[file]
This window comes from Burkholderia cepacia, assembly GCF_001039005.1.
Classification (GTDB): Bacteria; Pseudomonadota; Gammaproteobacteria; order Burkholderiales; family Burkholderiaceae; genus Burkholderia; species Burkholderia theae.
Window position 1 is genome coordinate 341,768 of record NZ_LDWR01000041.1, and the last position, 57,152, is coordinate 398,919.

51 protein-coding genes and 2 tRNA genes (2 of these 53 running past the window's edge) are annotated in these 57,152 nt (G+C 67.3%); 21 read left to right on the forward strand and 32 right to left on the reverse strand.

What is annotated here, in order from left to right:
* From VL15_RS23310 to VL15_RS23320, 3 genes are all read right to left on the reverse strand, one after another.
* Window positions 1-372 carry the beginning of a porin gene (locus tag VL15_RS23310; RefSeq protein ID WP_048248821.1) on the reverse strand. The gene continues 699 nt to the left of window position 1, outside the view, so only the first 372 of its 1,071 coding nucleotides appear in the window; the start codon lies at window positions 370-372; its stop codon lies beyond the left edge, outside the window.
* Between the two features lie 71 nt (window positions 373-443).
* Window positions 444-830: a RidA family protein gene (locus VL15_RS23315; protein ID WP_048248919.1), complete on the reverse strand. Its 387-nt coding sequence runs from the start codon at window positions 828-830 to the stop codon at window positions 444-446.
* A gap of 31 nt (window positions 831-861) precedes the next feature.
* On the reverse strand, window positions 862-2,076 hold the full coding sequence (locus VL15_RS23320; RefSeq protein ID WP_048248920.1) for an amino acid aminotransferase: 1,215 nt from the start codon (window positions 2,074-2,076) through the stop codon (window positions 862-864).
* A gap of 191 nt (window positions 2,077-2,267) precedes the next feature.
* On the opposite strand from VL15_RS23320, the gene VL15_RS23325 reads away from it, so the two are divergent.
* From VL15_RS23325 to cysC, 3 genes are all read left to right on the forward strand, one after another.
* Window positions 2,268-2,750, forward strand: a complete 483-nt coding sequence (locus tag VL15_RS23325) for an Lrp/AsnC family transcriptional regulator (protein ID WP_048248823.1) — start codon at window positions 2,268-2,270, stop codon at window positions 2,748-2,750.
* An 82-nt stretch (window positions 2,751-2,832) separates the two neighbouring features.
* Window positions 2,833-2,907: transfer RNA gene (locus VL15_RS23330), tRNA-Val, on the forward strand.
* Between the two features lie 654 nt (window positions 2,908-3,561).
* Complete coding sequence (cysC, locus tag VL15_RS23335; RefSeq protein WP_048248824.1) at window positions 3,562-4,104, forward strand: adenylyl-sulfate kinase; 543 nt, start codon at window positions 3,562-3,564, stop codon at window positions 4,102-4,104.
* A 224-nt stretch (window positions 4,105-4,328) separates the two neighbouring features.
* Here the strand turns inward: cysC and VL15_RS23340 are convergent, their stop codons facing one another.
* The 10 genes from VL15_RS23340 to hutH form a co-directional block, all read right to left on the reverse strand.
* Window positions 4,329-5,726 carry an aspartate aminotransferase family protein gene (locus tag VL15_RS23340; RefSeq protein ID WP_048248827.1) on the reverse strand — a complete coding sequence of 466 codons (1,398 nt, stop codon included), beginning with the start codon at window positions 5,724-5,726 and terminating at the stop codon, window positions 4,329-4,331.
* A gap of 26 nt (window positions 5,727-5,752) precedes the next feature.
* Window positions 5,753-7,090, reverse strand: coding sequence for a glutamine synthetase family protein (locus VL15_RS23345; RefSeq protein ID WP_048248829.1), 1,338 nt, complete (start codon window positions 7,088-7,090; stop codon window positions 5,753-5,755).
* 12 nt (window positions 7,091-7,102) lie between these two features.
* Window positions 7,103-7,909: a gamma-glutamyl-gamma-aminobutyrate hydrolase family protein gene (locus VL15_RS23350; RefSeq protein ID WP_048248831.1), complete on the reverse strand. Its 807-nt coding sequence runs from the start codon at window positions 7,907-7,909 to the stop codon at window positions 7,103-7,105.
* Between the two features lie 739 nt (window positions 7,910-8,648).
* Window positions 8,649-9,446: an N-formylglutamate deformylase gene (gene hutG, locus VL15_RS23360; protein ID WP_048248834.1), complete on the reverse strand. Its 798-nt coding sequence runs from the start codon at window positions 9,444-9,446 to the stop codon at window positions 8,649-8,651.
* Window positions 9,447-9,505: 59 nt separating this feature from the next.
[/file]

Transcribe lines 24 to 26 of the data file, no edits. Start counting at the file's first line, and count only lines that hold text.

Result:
* A gap of 26 nt (window positions 5,727-5,752) precedes the next feature.
* Window positions 5,753-7,090, reverse strand: coding sequence for a glutamine synthetase family protein (locus VL15_RS23345; RefSeq protein ID WP_048248829.1), 1,338 nt, complete (start codon window positions 7,088-7,090; stop codon window positions 5,753-5,755).
* 12 nt (window positions 7,091-7,102) lie between these two features.